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Canajun Finances Home » More (Part-time) Jobs in Canada in May 2014

More (Part-time) Jobs in Canada in May 2014

Friday our friends at Stats Canada published their monthly Labour Force Survey for the year ending in May 2014, and while there is more employment, it is due to more part-time jobs.

Whoever writes these reports must be under some tight editorial restrictions from the government, however, I do appreciate their skills at getting the point across with the following statement:

Employment edged up by 26,000 in May, driven by gains in part-time work. The unemployment rate increased 0.1 percentage points to 7.0% as there were more people in the labour market. Overall employment growth has been subdued since August 2013.

I do appreciate the word “subdued” being used in this report, it is telling us that we are not seeing the employment growth that we expected, and are not sure why growth is not move vigorous.

Employment for Past Little While
Employment for the Past Little While

The sad part of the data is that because more folks are looking for jobs, the unemployment rate has gone up, and that is the joy of numbers and statistics, isn’t it?

Unemployment in Canada for Past Little While
Unemployment in Canada For Past Little While

Not a very happy graph to look at. Youth employment (15 to 24 years old) is up a fair amount, which is good, but aging older men (like me) aged 25-54 are losing employment and the group above us has more jobs, but that is mostly because there are more of them! Sad but true.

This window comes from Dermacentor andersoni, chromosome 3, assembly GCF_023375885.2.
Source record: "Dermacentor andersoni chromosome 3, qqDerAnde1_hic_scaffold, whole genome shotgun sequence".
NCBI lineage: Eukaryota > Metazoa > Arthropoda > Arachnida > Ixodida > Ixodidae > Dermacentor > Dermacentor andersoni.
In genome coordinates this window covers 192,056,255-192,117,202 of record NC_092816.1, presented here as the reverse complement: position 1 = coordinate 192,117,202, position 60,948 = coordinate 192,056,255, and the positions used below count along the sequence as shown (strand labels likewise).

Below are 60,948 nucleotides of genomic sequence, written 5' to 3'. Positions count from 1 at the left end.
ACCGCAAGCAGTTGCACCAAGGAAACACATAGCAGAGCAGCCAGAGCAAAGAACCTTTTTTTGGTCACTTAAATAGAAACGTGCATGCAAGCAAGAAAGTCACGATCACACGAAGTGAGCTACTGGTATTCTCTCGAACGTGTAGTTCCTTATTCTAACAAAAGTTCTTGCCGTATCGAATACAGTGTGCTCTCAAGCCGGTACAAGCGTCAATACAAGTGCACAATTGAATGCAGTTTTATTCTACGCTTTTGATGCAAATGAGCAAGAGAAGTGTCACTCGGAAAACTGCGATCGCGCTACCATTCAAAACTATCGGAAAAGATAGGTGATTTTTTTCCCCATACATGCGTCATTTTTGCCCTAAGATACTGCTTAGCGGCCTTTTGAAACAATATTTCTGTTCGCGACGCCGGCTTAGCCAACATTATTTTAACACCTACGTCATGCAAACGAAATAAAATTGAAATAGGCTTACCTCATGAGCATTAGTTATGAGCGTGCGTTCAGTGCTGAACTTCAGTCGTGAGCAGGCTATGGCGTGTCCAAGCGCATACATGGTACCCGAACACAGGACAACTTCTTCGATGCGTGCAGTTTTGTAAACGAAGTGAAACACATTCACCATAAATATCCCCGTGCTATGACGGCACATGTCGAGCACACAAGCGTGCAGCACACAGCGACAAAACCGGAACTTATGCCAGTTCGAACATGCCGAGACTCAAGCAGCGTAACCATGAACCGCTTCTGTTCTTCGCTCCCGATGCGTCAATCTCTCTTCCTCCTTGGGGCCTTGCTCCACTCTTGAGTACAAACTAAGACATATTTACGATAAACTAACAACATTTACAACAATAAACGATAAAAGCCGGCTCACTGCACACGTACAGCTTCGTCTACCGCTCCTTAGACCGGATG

A Big Table

So this month’s big table we will look at employment by Industry, which may help see where the jobs actually are in Canada.

Employment by class of worker and industry (based on NAICS1) Seasonally adjusted

 April 2014May 2014Std
April to
May 2014
May 2013
May 2014
May 2014
May 2013
May 2014
 thousandschange in thousands% change
Class of worker       
Public/private sector employees       
All industries17,804.317,830.128.925.885.50.10.5
Goods-producing sector3,864.83,855.326.3-9.5-33.6-0.2-0.9
Natural resources3380.4357.27.4-23.2-4.7-6.1-1.3
Services-producing sector13,939.613,974.734.435.1119.00.30.9
Transportation and warehousing900.5905.514.
Finance, insurance,
real estate and leasing
Professional, scientific
and technical services
Business, building and
other support services
Educational services1,274.11,295.616.221.5-5.91.7-0.5
Health care and social assistance2,234.02,239.919.55.963.80.32.9
Information, culture and recreation800.2793.214.8-7.010.6-0.91.4
Accommodation and food services1,115.11,134.617.
Other services775.6766.913.8-8.7-1.9-1.1-0.2
Public administration927.2935.513.08.3-23.40.9-2.4
1.North American Industry Classification System.
2.Average standard error for change in two consecutive months. See “Sampling variability of estimates” in the section “About the Labour Force Survey” at the end of the publication Labour Force Information (Catalogue number71-001-X) for further explanations.
3.Also referred to as forestry, fishing, mining, quarrying, oil and gas.
Related CANSIM tables 282-0088 and 282-0089. The sum of individual categories may not always add up to the total as a result of rounding.

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